Social Enterprise

Facebook chooses greed over privacy?

Almost a month ago, I joined the Facebook crowd by signing up for a free membership, posting my picture, and adding a few friends through the CNET network. I actually was encouraged by a coworker, so we could share music and other cool Facebook apps. You can imagine my surprise when I learned that Facebook will soon make members' names and photos available through Google, Yahoo, and Microsoft search engines. See the news story from USA Today: "Soon millions of Facebookers won't be incognito."

Here's the lowdown:

Last week, Facebook made limited member profiles available to non-Facebook members with a new search box at the bottom of the Facebook homepage.

Unless members adjust their own privacy settings, their listings will start showing up in Internet searches in early October.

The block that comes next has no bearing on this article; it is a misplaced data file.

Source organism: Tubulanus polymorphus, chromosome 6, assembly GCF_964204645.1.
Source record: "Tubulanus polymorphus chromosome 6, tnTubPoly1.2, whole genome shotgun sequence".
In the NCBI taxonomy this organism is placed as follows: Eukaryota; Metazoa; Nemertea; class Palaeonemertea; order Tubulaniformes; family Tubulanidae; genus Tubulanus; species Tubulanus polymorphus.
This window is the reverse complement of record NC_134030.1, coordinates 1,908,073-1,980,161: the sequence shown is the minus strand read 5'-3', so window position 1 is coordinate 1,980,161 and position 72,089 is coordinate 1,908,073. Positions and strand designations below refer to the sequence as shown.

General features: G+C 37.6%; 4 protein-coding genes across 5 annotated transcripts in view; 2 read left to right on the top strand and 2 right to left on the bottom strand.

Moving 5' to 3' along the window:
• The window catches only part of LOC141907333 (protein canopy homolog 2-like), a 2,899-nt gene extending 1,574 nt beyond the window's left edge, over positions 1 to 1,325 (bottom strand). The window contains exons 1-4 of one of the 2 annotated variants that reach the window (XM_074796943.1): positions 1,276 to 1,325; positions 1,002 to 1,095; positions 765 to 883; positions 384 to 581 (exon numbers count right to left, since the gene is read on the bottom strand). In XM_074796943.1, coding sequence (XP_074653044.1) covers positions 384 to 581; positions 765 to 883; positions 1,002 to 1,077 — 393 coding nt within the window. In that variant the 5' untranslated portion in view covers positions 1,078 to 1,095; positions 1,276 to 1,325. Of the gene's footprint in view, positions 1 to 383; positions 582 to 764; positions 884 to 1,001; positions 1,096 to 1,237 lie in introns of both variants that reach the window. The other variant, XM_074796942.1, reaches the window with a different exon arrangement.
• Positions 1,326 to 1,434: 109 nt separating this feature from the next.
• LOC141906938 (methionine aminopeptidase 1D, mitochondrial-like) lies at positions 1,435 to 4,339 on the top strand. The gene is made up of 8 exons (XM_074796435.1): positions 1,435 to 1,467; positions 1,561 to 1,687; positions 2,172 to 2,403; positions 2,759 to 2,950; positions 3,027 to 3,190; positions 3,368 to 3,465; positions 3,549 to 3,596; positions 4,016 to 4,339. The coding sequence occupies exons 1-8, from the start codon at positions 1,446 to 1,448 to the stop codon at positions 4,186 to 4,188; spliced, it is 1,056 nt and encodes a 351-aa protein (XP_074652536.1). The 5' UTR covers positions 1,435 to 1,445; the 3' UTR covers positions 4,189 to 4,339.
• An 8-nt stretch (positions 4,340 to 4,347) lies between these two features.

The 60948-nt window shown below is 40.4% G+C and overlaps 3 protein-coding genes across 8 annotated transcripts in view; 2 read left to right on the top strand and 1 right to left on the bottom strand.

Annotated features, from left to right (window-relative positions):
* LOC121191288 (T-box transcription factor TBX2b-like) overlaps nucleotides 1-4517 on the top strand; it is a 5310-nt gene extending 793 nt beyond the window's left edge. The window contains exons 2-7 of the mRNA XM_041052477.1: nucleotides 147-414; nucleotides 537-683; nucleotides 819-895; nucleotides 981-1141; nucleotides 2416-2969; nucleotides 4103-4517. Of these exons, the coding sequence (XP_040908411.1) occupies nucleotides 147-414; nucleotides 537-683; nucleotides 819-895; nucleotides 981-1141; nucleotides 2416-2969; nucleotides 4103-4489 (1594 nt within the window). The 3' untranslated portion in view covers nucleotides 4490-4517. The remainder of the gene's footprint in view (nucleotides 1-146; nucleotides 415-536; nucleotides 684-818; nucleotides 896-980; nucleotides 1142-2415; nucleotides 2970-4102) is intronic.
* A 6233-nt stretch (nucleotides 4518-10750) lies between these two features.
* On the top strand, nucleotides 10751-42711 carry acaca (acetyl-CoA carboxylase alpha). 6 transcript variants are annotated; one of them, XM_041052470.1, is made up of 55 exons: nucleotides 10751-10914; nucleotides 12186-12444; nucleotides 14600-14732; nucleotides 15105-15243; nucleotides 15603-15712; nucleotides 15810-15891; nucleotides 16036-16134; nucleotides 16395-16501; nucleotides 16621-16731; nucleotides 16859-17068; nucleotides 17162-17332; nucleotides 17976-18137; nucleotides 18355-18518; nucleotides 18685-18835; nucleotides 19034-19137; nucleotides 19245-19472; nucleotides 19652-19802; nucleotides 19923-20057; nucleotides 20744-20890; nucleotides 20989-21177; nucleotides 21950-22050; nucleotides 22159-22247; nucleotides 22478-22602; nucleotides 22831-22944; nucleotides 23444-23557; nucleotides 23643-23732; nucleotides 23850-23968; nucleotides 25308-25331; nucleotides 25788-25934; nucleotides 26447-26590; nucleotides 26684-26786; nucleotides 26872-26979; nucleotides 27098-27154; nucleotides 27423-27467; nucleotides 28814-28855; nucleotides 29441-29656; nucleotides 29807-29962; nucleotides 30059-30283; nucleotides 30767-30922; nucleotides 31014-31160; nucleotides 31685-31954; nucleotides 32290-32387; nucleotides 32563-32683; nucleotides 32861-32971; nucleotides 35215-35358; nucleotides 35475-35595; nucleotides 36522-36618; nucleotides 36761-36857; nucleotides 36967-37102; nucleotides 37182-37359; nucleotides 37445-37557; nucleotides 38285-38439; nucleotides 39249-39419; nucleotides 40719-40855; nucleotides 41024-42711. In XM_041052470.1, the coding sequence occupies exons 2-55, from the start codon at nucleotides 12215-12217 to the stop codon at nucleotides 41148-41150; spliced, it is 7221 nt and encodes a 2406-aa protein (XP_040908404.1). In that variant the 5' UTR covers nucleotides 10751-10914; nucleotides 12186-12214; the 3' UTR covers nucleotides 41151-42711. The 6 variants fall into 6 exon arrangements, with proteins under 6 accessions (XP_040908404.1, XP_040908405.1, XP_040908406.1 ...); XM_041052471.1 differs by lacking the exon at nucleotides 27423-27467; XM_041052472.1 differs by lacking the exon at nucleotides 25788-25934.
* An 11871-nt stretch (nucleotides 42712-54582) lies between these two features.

Some Facebook users say they are perturbed because they joined the service so they could choose whom they communicate with — and not be exposed to the Internet at large.

So, why did Facebook make this change? According to the article, it sounds like greed is a big factor.

Making user listings available on huge search engines such as Google and Yahoo should drive millions more people to the Facebook site, making it an even more lucrative advertising vehicle.

Facebook already has 40 million active members, but I wonder how many of these people it will ultimately lose in its pursuit of more.

Do you have a Facebook membership? If so, are you bothered by this news? If not, will this news prevent you from joining Facebook in the future?


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Sonja Thompson started at TechRepublic in October 1999. She is a former Senior Editor at TechRepublic.

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